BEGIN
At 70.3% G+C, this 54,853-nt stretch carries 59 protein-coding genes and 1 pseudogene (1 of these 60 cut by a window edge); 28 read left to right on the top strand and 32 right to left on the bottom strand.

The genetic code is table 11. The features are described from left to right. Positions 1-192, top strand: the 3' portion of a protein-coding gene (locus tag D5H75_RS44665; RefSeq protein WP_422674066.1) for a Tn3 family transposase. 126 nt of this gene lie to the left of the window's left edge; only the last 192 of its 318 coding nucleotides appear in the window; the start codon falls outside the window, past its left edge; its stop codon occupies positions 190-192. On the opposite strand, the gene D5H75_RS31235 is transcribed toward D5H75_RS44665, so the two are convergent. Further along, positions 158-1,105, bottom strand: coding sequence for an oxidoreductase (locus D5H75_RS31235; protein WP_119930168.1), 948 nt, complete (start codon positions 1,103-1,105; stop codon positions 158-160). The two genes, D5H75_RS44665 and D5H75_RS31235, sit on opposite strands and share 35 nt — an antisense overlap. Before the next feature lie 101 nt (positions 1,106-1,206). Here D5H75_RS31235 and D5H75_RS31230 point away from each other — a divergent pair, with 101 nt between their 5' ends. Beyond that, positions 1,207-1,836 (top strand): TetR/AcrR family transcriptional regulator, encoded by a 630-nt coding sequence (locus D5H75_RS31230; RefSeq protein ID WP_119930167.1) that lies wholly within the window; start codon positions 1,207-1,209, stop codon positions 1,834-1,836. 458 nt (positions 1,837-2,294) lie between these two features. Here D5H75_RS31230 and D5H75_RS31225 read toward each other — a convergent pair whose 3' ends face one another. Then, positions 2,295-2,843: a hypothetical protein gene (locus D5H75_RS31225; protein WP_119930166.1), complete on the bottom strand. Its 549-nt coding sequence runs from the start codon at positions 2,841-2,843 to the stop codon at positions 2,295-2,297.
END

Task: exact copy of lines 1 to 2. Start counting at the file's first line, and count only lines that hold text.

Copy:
At 70.3% G+C, this 54,853-nt stretch carries 59 protein-coding genes and 1 pseudogene (1 of these 60 cut by a window edge); 28 read left to right on the top strand and 32 right to left on the bottom strand.

The genetic code is table 11. The features are described from left to right. Positions 1-192, top strand: the 3' portion of a protein-coding gene (locus tag D5H75_RS44665; RefSeq protein WP_422674066.1) for a Tn3 family transposase. 126 nt of this gene lie to the left of the window's left edge; only the last 192 of its 318 coding nucleotides appear in the window; the start codon falls outside the window, past its left edge; its stop codon occupies positions 190-192. On the opposite strand, the gene D5H75_RS31235 is transcribed toward D5H75_RS44665, so the two are convergent. Further along, positions 158-1,105, bottom strand: coding sequence for an oxidoreductase (locus D5H75_RS31235; protein WP_119930168.1), 948 nt, complete (start codon positions 1,103-1,105; stop codon positions 158-160). The two genes, D5H75_RS44665 and D5H75_RS31235, sit on opposite strands and share 35 nt — an antisense overlap. Before the next feature lie 101 nt (positions 1,106-1,206). Here D5H75_RS31235 and D5H75_RS31230 point away from each other — a divergent pair, with 101 nt between their 5' ends. Beyond that, positions 1,207-1,836 (top strand): TetR/AcrR family transcriptional regulator, encoded by a 630-nt coding sequence (locus D5H75_RS31230; RefSeq protein ID WP_119930167.1) that lies wholly within the window; start codon positions 1,207-1,209, stop codon positions 1,834-1,836. 458 nt (positions 1,837-2,294) lie between these two features. Here D5H75_RS31230 and D5H75_RS31225 read toward each other — a convergent pair whose 3' ends face one another. Then, positions 2,295-2,843: a hypothetical protein gene (locus D5H75_RS31225; protein WP_119930166.1), complete on the bottom strand. Its 549-nt coding sequence runs from the start codon at positions 2,841-2,843 to the stop codon at positions 2,295-2,297.